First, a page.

U.S. Department of Energy SunShot Initiative awarded a US$1.35 million funding for UL (Underwriters Laboratories) to develop new scientific methods for predicting PV module material performance and reliability over time. In partnership with several research companies and institutions, this project seeks to provide data on polymeric backsheets that correlates long-term field reliability with accelerated laboratory testing.
Degraded backsheet impacts the long-term performance and reliability of PV modules installed. The backsheet is a thin multilayer plastic sheet that covers the back of a module, protecting people from the high voltage and the other parts inside the panel from damaging ultraviolet light and the elements. Polymeric backsheets play a critical role in maintaining a PV module's performance over an extended outdoor lifetime, and they help ensure electrical insulation safety. However, the quality of current PV backsheet is not reliable enough because of the pressure on keeping costs down, while the long-term durability in actual installed environmental conditions is unclear due to insufficient testing methods.
The SunShot Initiative Award funds laboratory for accelerating testing correlated to actual backsheet degradation in fielded PV modules. The results will benefit module manufacturers to optimize design strategies. Additionally, the results of this project will enable deeper understanding of the reliability of backsheets and will reduce the uncertainty of PV module reliability predictions, making it of great value to owners, operators and insurers of PV power plants.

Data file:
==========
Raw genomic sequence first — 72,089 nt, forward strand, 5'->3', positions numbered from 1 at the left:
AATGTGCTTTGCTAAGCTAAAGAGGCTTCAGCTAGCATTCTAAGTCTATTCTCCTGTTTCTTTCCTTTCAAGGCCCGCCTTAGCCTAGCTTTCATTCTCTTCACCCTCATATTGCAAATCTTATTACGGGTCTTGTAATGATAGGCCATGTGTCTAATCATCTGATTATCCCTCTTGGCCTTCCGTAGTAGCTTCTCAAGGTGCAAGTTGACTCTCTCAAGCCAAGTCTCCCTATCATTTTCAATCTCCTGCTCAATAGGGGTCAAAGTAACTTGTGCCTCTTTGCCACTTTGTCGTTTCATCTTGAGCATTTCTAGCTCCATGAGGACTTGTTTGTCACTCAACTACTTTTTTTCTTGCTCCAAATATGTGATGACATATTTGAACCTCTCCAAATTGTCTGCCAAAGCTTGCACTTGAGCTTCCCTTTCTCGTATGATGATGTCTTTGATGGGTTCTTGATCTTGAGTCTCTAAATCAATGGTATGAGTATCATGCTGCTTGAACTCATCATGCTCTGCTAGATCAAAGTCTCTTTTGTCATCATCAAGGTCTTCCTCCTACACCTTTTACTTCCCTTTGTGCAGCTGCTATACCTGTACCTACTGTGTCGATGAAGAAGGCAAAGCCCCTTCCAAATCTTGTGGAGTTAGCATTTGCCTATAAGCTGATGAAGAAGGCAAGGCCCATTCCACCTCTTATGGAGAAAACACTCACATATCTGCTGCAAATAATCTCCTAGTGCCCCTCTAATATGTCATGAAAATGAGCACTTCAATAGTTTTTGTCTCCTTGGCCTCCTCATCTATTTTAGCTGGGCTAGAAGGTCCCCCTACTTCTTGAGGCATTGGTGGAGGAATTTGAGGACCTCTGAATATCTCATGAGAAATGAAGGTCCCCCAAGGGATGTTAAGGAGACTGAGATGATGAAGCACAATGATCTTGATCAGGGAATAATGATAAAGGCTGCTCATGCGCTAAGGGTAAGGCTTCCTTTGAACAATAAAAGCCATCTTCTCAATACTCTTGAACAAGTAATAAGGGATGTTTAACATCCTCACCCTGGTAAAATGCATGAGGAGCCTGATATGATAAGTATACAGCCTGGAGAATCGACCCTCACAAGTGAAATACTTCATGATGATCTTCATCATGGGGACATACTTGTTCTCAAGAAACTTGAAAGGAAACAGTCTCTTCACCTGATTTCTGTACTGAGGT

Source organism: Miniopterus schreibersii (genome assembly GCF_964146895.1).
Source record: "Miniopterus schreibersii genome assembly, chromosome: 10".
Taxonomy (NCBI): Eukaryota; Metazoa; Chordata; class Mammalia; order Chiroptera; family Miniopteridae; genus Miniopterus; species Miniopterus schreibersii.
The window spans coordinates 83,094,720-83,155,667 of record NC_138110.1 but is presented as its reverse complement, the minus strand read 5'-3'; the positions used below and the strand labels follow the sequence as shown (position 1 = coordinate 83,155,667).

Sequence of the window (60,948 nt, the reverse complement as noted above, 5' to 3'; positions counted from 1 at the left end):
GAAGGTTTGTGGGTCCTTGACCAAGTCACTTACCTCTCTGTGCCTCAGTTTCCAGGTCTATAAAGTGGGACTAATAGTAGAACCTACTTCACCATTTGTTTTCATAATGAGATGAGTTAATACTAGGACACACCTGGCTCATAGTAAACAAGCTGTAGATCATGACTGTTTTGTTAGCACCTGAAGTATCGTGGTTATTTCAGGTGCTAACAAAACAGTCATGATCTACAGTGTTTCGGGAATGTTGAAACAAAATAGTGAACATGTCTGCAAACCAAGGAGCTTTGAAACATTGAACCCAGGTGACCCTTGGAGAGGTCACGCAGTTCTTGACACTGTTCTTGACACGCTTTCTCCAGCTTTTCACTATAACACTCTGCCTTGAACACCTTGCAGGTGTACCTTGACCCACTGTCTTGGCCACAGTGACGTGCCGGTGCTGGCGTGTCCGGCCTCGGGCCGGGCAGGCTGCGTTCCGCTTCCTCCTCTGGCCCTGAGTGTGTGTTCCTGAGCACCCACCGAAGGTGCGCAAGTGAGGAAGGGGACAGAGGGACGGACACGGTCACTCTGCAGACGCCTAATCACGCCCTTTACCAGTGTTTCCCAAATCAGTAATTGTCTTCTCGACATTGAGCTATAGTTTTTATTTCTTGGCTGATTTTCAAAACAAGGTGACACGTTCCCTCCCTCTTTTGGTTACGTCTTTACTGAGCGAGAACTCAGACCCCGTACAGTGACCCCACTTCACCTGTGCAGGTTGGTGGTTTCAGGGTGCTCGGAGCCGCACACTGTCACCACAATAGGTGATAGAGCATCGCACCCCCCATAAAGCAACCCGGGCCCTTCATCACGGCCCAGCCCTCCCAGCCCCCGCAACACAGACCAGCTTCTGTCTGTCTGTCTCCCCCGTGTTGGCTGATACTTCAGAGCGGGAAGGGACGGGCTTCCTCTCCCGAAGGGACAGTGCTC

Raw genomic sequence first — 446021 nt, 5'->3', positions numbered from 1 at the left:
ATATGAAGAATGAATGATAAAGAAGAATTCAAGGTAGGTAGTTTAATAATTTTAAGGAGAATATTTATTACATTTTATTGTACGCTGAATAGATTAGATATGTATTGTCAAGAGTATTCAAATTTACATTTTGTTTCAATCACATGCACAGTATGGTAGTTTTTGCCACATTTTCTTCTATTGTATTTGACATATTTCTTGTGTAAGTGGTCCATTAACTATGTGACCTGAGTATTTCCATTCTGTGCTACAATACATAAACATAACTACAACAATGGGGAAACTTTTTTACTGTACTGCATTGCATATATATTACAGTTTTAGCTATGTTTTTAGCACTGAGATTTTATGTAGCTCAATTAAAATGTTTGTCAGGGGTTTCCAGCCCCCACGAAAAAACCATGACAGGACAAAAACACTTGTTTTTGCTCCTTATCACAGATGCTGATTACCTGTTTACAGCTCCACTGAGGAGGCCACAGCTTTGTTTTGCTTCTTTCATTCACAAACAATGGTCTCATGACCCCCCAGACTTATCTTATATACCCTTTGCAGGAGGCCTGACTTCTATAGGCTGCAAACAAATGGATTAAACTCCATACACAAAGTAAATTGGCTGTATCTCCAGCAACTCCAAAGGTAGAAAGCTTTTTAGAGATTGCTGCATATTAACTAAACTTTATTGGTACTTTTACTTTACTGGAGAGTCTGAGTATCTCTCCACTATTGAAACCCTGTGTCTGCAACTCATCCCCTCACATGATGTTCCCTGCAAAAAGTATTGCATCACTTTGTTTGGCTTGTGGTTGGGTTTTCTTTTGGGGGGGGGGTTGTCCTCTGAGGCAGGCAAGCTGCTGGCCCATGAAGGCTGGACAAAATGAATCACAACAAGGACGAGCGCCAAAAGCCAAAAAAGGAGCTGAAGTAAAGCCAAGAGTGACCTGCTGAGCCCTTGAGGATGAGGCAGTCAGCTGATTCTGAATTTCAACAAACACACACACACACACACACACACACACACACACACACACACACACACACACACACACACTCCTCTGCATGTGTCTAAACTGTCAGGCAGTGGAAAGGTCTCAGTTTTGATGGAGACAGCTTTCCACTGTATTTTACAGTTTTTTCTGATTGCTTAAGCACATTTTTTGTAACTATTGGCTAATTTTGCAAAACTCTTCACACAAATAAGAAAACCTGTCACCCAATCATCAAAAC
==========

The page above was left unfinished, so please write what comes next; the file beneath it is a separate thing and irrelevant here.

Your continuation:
Ken Boyce, principal engineer manager, Energy & Power Technologies at UL, states, "This project will examine the correlation between data in the laboratory and data that's collected from modules in the field. This will provide some missing links so that realistic models can be built to better predict lifetime performance."
UL’s partners are: 3M Company, Arkema Inc., Case Western Reserve University, the National Renewable Energy Laboratory (NREL), the National Institute of Standards and Technology (NIST), and Northeastern University.
The award was announced at the Solar Power International 2015 tradeshow.
(Photo Credit: UL)